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The neural bases of the short-term storage of verbal information are anatomically variable across individuals

Feredoes, E., Tononi, G. and Postle, B. R. (2007) The neural bases of the short-term storage of verbal information are anatomically variable across individuals. The Journal of Neuroscience, 27 (41). pp. 11003-11008. ISSN 1529-2401

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To link to this item DOI: 10.1523/JNEUROSCI.1573-07.2007


What are the precise brain regions supporting the short-term retention of verbal information? A previous functional magnetic resonance imaging (fMRI) study suggested that they may be topographically variable across individuals, occurring, in most, in regions posterior to prefrontal cortex (PFC), and that detection of these regions may be best suited to a single-subject (SS) approach to fMRI analysis (Feredoes and Postle, 2007). In contrast, other studies using spatially normalized group-averaged (SNGA) analyses have localized storage-related activity to PFC. To evaluate the necessity of the regions identified by these two methods, we applied repetitive transcranial magnetic stimulation (rTMS) to SS- and SNGA-identified regions throughout the retention period of a delayed letter-recognition task. Results indicated that rTMS targeting SS analysis-identified regions of left perisylvian and sensorimotor cortex impaired performance, whereas rTMS targeting the SNGA-identified region of left caudal PFC had no effect on performance. Our results support the view that the short-term retention of verbal information can be supported by regions associated with acoustic, lexical, phonological, and speech-based representation of information. They also suggest that the brain bases of some cognitive functions may be better detected by SS than by SNGA approaches to fMRI data analysis.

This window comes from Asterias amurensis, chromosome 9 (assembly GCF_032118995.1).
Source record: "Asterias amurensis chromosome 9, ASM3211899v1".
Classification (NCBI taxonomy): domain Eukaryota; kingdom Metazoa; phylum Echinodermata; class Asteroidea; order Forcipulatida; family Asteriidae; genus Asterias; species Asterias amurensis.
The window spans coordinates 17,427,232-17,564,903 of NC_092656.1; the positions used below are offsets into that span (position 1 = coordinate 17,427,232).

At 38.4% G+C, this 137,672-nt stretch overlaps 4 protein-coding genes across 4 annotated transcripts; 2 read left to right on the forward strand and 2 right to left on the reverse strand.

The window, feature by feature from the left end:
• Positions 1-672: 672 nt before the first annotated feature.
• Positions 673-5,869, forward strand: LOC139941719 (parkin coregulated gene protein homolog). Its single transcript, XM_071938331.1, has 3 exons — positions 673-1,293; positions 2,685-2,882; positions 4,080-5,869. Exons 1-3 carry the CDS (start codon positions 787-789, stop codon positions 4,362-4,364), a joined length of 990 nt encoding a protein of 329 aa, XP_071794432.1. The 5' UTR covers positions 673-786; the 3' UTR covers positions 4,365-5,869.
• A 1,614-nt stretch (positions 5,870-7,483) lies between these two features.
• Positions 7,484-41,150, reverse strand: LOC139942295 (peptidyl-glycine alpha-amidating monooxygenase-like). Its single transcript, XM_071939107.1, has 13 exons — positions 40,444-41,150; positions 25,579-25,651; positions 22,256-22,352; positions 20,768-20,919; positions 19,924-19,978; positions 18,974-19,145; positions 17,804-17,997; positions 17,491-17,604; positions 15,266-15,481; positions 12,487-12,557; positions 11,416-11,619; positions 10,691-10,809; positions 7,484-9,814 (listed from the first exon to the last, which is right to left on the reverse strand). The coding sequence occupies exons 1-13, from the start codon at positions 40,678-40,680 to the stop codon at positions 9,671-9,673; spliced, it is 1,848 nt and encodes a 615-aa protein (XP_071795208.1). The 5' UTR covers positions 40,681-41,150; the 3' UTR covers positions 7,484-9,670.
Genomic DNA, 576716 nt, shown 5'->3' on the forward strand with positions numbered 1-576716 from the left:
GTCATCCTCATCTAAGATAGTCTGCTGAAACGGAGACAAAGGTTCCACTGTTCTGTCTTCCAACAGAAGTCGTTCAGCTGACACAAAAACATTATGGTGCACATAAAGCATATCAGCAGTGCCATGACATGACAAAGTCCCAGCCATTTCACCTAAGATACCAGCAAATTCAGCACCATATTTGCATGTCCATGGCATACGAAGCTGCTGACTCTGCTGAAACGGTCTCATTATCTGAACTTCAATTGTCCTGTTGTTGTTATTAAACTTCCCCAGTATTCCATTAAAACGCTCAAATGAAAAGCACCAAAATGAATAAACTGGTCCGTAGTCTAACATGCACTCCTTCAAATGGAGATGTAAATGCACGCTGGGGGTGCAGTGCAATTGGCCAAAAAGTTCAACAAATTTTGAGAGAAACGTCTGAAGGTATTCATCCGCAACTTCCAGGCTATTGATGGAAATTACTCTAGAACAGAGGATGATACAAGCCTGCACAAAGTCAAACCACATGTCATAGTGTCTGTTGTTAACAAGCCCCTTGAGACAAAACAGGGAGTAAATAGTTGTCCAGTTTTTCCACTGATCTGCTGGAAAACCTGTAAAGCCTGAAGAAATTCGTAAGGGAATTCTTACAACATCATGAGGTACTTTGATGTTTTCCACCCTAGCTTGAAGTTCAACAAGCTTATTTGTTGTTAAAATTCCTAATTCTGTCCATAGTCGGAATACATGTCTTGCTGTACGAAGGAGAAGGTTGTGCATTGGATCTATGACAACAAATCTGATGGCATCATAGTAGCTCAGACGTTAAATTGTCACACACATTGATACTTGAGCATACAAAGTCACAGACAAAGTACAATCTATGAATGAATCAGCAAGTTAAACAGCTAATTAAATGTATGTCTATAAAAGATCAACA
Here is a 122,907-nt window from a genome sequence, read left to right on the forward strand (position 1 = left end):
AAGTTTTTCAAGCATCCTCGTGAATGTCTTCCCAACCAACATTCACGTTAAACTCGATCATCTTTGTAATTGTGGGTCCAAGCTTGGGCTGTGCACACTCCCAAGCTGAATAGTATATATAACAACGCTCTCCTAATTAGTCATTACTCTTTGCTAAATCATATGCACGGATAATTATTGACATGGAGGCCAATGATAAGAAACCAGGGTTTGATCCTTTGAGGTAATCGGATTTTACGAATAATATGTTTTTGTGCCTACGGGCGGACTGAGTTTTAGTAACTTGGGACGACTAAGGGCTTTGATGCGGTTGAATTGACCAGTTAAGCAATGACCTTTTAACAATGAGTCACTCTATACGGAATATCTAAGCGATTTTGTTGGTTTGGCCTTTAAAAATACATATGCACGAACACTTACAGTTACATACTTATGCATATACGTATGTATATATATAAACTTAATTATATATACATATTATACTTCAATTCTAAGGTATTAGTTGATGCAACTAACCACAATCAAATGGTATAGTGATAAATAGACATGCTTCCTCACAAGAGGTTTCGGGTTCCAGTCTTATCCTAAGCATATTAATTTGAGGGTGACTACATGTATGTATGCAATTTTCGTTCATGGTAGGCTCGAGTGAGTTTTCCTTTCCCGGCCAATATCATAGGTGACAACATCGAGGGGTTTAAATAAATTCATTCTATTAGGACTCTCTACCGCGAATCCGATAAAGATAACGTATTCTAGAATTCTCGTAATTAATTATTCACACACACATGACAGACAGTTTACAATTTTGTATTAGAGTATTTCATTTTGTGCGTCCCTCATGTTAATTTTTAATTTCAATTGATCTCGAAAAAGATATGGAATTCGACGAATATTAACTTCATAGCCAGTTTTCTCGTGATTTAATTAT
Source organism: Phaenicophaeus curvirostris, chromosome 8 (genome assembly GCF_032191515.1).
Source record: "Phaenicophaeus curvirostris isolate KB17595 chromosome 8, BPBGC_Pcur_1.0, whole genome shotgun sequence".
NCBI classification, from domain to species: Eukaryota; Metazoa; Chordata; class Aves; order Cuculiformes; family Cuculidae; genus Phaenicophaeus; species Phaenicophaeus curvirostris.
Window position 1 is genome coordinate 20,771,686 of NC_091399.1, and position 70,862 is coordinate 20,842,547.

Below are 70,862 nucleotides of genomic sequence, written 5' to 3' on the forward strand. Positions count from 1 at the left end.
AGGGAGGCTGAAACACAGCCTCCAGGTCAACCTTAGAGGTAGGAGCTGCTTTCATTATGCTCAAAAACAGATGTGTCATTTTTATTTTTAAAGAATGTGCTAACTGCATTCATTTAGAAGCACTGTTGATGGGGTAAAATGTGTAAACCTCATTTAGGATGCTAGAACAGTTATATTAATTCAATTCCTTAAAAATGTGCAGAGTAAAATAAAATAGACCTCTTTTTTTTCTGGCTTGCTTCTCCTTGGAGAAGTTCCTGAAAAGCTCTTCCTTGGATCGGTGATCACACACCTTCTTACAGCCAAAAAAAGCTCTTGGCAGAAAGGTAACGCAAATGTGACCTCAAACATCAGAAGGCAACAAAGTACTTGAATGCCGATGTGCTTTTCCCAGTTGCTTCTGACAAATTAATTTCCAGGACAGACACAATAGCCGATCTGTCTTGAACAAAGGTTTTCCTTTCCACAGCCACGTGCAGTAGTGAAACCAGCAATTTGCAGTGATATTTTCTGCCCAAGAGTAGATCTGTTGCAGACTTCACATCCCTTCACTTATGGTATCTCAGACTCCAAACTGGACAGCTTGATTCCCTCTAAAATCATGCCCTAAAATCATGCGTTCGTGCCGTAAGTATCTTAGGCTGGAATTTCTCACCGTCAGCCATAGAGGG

Item Type:Article
Divisions:Life Sciences > School of Psychology and Clinical Language Sciences > Department of Psychology
ID Code:32408
Publisher:The Society for Neuroscience

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